Verse 2. Gladness and joy are the appropriate spirit in which to praise the goodness of the Lord. Birds extol the Creator in notes of overflowing joy, the cattle low forth his praise with tumult of happiness, and the fish leap up in his worship with excess of delight. Moloch may be worshipped with shrieks of pain, and Juggernaut may be honoured by dying groans and inhuman yells, but he whose name is Love is best pleased with the holy mirth, and sanctified gladness of his people. Daily rejoicing is an ornament to the Christian character, and a suitable robe for God's choristers to wear. God loveth a cheerful giver, whether it be the gold of his purse or the gold of his mouth which he presents upon his altar. I will sing praise to thy name, O thou most High. Songs are the fitting expression of inward thankfulness, and it were well if we indulge ourselves and honoured our Lord with more of them. Mr. B. P. Power has well said, "The sailors give a cheery cry as they weigh anchor, the ploughman whistles in the morning as he drives his team; the milkmaid sings her rustic song as she sets about her early task; when soldiers are leaving friends behind them, they do not march out to the tune of the 'Dead March in Saul,' but to the quick notes of some lively air. A praising spirit would do for us all that their songs and music do for them; and if only we could determine to praise the Lord, we should surmount many a difficulty which our low spirits never would have been equal to, and we should do double the work which can be done if the heart be languid in its beating, if we be crushed and trodden down in soul. As the evil spirit in Saul yielded in olden time to the influence of the harp of the son of Jesse, so would the spirit of melancholy often take flight from us, if only we would take up the song of praise.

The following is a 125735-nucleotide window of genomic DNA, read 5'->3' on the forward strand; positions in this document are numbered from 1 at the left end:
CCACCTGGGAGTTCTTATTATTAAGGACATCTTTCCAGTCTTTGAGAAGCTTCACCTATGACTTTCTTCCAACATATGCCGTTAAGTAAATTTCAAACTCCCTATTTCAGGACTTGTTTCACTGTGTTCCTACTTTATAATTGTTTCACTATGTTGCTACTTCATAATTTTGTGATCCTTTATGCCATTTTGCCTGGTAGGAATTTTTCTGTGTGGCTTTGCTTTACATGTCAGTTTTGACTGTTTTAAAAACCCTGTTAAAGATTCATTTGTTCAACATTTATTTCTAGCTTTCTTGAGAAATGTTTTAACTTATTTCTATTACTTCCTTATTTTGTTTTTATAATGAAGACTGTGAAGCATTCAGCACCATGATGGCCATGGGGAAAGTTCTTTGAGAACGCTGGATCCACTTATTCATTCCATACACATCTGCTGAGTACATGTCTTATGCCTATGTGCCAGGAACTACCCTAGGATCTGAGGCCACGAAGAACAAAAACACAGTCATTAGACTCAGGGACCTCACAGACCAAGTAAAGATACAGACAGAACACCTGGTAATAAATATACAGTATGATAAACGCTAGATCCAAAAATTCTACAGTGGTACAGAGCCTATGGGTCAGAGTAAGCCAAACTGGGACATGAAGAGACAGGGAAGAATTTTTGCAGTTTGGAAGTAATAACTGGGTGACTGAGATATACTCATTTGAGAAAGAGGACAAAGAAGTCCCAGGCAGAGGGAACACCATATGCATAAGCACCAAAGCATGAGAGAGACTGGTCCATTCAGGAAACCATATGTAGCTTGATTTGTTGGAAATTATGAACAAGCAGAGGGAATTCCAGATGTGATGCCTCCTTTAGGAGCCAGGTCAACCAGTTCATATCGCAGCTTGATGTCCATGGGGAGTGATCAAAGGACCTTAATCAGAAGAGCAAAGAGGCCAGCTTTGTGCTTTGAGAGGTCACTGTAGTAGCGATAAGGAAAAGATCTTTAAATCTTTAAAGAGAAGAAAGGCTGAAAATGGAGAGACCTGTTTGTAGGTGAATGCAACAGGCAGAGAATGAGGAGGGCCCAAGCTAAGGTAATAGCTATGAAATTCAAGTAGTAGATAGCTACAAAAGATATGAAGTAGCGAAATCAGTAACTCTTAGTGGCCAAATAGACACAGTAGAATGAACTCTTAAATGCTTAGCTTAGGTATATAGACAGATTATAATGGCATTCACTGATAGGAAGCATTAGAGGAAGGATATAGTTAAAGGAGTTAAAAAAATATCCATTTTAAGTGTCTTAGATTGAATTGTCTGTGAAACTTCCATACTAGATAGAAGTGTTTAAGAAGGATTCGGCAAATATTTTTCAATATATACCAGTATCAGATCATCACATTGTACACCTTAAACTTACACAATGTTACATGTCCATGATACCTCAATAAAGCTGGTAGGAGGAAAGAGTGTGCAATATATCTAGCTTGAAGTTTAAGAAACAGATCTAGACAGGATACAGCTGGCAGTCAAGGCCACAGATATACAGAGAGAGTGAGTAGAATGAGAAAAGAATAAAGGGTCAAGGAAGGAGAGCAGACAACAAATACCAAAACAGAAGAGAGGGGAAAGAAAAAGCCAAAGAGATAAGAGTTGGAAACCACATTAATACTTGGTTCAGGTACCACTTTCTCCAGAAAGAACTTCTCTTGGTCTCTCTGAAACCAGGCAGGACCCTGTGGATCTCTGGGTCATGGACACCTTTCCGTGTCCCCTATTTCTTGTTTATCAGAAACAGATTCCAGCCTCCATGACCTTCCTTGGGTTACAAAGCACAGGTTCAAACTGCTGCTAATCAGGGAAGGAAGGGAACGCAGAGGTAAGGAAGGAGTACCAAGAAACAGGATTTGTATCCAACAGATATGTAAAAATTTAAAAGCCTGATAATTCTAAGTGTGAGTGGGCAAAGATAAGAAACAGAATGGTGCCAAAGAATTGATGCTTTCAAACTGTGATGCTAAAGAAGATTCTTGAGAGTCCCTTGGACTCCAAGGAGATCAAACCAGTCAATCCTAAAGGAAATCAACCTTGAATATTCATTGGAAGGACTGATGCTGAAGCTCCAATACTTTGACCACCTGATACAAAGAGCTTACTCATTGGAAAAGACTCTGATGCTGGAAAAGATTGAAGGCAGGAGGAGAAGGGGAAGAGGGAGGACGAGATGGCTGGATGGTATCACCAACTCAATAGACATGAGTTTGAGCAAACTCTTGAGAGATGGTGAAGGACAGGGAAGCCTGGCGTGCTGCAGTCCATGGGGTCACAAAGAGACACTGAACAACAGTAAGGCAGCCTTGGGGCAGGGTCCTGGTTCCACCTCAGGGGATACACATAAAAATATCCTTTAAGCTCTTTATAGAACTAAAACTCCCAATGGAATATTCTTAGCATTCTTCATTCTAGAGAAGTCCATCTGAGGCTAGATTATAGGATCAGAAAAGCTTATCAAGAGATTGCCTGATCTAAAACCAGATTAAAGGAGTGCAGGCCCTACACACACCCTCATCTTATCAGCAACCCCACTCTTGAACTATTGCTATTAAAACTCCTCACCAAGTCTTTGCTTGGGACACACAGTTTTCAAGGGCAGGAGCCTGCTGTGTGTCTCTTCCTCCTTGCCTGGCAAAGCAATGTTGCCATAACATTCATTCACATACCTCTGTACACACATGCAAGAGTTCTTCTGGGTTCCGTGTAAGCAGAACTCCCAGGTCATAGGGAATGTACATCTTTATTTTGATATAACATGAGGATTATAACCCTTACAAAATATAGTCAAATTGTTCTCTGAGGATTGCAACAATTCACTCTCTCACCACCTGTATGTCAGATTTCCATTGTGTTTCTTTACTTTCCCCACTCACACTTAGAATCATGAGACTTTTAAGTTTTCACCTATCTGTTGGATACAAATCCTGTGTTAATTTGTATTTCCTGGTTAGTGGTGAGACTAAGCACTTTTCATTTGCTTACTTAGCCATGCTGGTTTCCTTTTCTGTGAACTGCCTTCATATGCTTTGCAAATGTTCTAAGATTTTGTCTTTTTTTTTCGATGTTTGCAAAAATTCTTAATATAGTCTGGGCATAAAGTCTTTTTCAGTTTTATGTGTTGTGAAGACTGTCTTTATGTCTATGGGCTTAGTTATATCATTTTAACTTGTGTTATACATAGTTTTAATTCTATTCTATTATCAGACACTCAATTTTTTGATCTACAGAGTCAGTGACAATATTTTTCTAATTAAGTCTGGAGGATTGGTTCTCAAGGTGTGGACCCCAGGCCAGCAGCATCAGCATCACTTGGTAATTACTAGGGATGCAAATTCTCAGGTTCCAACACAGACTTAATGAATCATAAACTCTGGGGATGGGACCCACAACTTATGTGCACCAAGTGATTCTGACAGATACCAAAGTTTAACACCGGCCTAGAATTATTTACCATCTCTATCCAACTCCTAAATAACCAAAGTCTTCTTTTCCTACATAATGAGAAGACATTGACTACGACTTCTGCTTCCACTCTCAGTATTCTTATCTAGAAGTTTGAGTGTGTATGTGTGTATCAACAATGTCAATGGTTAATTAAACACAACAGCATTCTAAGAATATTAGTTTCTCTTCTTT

Verse 3. God's presence is evermore sufficient to work the defeat of our most furious foes, and their ruin is so complete when the Lord takes them in hand, that even flight cannot save them, they fall to rise no more when he pursues them. We must be careful, like David, to give all the glory to him whose presence gives the victory. If we have here the exultings of our conquering Captain, let us make the triumphs of the Redeemer the triumphs of the redeemed, and rejoice with him at the total discomfiture of all his foes.

Verse 4. One of our nobility has for his motto, "I will maintain it;" but the Christian has a better and more humble one, "Thou hast maintained it." "God and my right," are united by my faith: while God lives my right shall never be taken from me. If we seek to maintain the cause and honour of our Lord we may suffer reproach and misrepresentation, but it is a rich comfort to remember that he who sits on the throne knows our hearts, and will not leave us to the ignorant and ungenerous judgment of erring man.